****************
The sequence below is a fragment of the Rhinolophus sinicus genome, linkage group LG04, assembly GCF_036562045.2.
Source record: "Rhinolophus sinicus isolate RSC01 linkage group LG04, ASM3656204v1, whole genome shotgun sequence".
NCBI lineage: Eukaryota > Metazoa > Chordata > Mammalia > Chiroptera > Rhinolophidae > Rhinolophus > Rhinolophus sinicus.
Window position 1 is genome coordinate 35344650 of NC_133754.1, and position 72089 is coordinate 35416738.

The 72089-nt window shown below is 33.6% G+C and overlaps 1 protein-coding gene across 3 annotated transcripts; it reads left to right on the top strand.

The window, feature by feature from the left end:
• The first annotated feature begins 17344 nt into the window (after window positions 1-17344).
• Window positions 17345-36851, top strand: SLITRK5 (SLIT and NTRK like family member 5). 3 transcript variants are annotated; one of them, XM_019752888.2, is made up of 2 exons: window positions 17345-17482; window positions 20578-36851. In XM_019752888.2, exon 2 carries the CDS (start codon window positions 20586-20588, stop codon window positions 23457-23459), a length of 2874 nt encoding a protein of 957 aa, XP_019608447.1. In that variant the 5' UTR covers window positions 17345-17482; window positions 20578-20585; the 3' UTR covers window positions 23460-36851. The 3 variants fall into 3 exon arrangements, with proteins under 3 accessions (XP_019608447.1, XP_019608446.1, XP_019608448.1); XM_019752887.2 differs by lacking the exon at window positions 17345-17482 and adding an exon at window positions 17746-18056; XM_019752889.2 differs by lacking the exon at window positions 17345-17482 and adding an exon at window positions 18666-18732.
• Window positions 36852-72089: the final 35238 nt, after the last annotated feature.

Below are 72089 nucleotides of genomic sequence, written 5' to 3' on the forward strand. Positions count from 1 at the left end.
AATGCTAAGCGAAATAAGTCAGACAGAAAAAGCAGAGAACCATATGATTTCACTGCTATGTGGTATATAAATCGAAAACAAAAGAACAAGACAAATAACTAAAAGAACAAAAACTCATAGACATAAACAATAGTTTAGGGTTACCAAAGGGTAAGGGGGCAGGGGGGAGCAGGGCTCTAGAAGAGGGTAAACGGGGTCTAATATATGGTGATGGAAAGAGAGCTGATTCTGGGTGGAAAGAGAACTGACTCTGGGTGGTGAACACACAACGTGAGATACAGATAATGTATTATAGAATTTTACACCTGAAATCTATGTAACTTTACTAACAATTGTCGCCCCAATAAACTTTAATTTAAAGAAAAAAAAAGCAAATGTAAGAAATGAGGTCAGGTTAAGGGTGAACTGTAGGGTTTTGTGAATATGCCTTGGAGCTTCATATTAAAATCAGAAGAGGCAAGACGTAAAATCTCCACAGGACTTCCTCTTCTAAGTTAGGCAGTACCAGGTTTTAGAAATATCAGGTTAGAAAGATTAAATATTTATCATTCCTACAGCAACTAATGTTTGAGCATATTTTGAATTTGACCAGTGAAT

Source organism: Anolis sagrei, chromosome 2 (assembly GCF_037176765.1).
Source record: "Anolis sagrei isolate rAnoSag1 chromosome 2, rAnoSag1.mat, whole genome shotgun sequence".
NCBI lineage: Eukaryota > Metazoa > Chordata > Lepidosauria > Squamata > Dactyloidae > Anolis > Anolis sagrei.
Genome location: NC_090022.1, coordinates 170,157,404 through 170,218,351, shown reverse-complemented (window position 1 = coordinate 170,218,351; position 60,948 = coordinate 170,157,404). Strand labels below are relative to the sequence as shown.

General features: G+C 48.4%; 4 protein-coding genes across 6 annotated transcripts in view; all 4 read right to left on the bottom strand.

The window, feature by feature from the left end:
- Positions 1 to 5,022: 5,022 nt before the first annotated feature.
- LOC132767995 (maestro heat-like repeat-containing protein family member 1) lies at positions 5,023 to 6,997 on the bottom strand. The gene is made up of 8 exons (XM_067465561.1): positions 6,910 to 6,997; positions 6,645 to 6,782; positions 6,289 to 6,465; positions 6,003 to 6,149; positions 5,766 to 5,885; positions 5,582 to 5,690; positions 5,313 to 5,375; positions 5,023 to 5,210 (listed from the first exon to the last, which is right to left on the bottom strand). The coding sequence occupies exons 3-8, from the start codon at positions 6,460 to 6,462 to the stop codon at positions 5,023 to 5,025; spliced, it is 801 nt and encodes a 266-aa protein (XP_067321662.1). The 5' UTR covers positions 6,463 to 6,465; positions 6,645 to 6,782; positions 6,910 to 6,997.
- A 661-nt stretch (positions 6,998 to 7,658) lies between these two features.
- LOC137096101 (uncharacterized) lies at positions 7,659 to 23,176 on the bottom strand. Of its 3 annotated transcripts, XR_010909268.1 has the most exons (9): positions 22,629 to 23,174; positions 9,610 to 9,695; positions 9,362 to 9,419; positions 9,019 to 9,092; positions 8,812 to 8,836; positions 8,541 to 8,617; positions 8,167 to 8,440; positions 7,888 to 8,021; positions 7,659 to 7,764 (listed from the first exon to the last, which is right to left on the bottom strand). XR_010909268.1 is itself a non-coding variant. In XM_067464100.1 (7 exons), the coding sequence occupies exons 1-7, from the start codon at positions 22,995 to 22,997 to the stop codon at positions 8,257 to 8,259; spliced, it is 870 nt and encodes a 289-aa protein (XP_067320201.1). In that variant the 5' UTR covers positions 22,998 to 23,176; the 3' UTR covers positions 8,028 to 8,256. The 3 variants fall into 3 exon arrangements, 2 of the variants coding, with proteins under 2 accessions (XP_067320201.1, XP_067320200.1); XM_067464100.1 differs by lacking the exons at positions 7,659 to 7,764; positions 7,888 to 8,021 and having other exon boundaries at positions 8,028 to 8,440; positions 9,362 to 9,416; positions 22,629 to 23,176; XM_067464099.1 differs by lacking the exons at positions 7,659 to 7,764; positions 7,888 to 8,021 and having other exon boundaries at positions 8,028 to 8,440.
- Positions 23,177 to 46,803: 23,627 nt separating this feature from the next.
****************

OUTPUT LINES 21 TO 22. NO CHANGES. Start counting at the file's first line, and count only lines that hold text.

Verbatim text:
- LOC137096101 (uncharacterized) lies at positions 7,659 to 23,176 on the bottom strand. Of its 3 annotated transcripts, XR_010909268.1 has the most exons (9): positions 22,629 to 23,174; positions 9,610 to 9,695; positions 9,362 to 9,419; positions 9,019 to 9,092; positions 8,812 to 8,836; positions 8,541 to 8,617; positions 8,167 to 8,440; positions 7,888 to 8,021; positions 7,659 to 7,764 (listed from the first exon to the last, which is right to left on the bottom strand). XR_010909268.1 is itself a non-coding variant. In XM_067464100.1 (7 exons), the coding sequence occupies exons 1-7, from the start codon at positions 22,995 to 22,997 to the stop codon at positions 8,257 to 8,259; spliced, it is 870 nt and encodes a 289-aa protein (XP_067320201.1). In that variant the 5' UTR covers positions 22,998 to 23,176; the 3' UTR covers positions 8,028 to 8,256. The 3 variants fall into 3 exon arrangements, 2 of the variants coding, with proteins under 2 accessions (XP_067320201.1, XP_067320200.1); XM_067464100.1 differs by lacking the exons at positions 7,659 to 7,764; positions 7,888 to 8,021 and having other exon boundaries at positions 8,028 to 8,440; positions 9,362 to 9,416; positions 22,629 to 23,176; XM_067464099.1 differs by lacking the exons at positions 7,659 to 7,764; positions 7,888 to 8,021 and having other exon boundaries at positions 8,028 to 8,440.
- Positions 23,177 to 46,803: 23,627 nt separating this feature from the next.